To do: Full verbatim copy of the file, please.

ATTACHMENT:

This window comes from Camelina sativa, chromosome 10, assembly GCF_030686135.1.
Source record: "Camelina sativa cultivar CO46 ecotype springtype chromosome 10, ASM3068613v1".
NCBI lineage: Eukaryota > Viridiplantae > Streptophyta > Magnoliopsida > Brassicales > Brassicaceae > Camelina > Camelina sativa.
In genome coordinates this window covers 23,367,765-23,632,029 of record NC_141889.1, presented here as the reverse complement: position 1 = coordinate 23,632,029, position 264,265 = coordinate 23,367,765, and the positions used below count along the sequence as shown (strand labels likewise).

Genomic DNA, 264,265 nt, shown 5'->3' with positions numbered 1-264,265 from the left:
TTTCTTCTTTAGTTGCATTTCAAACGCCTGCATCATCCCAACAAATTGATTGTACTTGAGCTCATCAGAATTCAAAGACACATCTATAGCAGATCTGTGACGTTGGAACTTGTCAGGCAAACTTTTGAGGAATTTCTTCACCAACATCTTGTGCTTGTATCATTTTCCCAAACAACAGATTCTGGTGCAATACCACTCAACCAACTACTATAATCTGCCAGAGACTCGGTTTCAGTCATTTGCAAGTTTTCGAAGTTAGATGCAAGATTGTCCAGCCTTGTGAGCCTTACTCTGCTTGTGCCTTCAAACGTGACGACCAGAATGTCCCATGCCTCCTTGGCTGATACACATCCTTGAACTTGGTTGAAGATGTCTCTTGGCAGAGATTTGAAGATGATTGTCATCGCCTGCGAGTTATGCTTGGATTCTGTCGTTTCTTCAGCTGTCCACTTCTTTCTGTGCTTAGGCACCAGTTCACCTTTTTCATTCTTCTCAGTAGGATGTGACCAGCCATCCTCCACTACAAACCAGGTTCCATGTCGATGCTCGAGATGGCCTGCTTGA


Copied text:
This window comes from Camelina sativa, chromosome 10, assembly GCF_030686135.1.
Source record: "Camelina sativa cultivar CO46 ecotype springtype chromosome 10, ASM3068613v1".
NCBI lineage: Eukaryota > Viridiplantae > Streptophyta > Magnoliopsida > Brassicales > Brassicaceae > Camelina > Camelina sativa.
In genome coordinates this window covers 23,367,765-23,632,029 of record NC_141889.1, presented here as the reverse complement: position 1 = coordinate 23,632,029, position 264,265 = coordinate 23,367,765, and the positions used below count along the sequence as shown (strand labels likewise).

Genomic DNA, 264,265 nt, shown 5'->3' with positions numbered 1-264,265 from the left:
TTTCTTCTTTAGTTGCATTTCAAACGCCTGCATCATCCCAACAAATTGATTGTACTTGAGCTCATCAGAATTCAAAGACACATCTATAGCAGATCTGTGACGTTGGAACTTGTCAGGCAAACTTTTGAGGAATTTCTTCACCAACATCTTGTGCTTGTATCATTTTCCCAAACAACAGATTCTGGTGCAATACCACTCAACCAACTACTATAATCTGCCAGAGACTCGGTTTCAGTCATTTGCAAGTTTTCGAAGTTAGATGCAAGATTGTCCAGCCTTGTGAGCCTTACTCTGCTTGTGCCTTCAAACGTGACGACCAGAATGTCCCATGCCTCCTTGGCTGATACACATCCTTGAACTTGGTTGAAGATGTCTCTTGGCAGAGATTTGAAGATGATTGTCATCGCCTGCGAGTTATGCTTGGATTCTGTCGTTTCTTCAGCTGTCCACTTCTTTCTGTGCTTAGGCACCAGTTCACCTTTTTCATTCTTCTCAGTAGGATGTGACCAGCCATCCTCCACTACAAACCAGGTTCCATGTCGATGCTCGAGATGGCCTGCTTGA